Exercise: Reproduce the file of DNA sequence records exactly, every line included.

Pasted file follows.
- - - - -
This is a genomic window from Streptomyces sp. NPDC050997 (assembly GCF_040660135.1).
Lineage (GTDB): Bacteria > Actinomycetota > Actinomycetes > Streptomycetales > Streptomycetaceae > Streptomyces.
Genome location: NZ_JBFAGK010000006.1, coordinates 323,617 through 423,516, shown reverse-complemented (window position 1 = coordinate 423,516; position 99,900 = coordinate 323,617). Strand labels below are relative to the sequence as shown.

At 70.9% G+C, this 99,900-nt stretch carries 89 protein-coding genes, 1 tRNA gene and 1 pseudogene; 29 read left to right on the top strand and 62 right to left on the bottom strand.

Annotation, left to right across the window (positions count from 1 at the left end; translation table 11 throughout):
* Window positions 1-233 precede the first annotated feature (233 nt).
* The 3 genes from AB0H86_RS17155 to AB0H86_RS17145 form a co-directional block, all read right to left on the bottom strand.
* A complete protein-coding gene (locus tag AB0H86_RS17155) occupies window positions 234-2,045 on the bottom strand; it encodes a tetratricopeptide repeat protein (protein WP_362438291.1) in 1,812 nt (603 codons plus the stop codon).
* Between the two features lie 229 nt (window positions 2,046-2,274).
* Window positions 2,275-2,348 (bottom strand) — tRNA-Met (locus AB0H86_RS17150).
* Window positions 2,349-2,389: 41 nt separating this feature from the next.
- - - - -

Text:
This is a genomic window from Streptomyces sp. NPDC050997 (assembly GCF_040660135.1).
Lineage (GTDB): Bacteria > Actinomycetota > Actinomycetes > Streptomycetales > Streptomycetaceae > Streptomyces.
Genome location: NZ_JBFAGK010000006.1, coordinates 323,617 through 423,516, shown reverse-complemented (window position 1 = coordinate 423,516; position 99,900 = coordinate 323,617). Strand labels below are relative to the sequence as shown.

At 70.9% G+C, this 99,900-nt stretch carries 89 protein-coding genes, 1 tRNA gene and 1 pseudogene; 29 read left to right on the top strand and 62 right to left on the bottom strand.

Annotation, left to right across the window (positions count from 1 at the left end; translation table 11 throughout):
* Window positions 1-233 precede the first annotated feature (233 nt).
* The 3 genes from AB0H86_RS17155 to AB0H86_RS17145 form a co-directional block, all read right to left on the bottom strand.
* A complete protein-coding gene (locus tag AB0H86_RS17155) occupies window positions 234-2,045 on the bottom strand; it encodes a tetratricopeptide repeat protein (protein WP_362438291.1) in 1,812 nt (603 codons plus the stop codon).
* Between the two features lie 229 nt (window positions 2,046-2,274).
* Window positions 2,275-2,348 (bottom strand) — tRNA-Met (locus AB0H86_RS17150).
* Window positions 2,349-2,389: 41 nt separating this feature from the next.